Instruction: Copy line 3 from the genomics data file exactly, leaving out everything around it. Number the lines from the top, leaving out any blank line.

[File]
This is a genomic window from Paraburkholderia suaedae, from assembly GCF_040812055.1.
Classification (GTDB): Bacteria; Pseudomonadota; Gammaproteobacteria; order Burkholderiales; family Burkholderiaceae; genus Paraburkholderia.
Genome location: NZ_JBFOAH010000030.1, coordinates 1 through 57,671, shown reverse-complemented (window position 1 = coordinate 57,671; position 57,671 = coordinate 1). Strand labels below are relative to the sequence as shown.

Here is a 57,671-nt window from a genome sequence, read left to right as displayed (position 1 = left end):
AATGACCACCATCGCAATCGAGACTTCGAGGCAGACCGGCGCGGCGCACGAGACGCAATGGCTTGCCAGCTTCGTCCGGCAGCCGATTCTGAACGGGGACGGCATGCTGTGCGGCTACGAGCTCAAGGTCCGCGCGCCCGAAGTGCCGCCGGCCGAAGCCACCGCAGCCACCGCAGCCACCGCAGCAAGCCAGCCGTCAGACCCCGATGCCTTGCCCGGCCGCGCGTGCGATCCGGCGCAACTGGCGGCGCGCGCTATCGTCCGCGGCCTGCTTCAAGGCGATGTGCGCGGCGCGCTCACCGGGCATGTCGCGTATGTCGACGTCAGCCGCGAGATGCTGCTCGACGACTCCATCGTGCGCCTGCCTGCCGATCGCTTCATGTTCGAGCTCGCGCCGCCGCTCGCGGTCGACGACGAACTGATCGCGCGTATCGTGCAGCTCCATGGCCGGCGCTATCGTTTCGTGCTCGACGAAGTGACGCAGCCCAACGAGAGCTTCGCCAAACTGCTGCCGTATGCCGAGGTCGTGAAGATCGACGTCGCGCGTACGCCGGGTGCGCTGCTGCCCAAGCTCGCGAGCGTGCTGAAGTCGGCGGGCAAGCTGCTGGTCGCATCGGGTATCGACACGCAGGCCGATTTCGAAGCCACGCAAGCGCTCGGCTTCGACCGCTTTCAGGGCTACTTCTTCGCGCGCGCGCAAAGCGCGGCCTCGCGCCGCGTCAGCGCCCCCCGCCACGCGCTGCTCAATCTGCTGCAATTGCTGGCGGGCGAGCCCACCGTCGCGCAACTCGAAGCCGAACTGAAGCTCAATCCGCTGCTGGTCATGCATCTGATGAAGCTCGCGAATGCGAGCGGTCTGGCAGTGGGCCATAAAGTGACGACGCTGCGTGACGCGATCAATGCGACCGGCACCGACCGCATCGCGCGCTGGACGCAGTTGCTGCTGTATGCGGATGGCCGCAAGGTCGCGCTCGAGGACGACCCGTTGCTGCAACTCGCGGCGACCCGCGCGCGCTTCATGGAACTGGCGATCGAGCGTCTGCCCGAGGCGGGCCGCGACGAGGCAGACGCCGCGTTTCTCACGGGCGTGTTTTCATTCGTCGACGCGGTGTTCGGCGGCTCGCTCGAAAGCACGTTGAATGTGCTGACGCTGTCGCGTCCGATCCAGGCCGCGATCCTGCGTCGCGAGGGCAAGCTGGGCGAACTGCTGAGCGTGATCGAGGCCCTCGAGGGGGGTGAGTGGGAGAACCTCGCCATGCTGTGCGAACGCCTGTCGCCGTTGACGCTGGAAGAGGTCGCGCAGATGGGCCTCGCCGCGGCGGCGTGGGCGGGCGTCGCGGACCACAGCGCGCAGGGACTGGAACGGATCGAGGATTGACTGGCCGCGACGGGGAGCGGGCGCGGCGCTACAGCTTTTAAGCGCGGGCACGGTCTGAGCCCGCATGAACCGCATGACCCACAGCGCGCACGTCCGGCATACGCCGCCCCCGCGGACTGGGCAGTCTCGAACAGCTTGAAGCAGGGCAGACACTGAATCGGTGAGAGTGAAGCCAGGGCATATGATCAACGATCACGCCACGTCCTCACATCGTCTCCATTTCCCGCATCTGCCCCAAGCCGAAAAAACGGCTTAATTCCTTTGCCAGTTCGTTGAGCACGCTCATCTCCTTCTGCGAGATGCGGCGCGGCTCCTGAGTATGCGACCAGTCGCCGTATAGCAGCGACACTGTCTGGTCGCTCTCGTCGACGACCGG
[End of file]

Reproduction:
Genome location: NZ_JBFOAH010000030.1, coordinates 1 through 57,671, shown reverse-complemented (window position 1 = coordinate 57,671; position 57,671 = coordinate 1). Strand labels below are relative to the sequence as shown.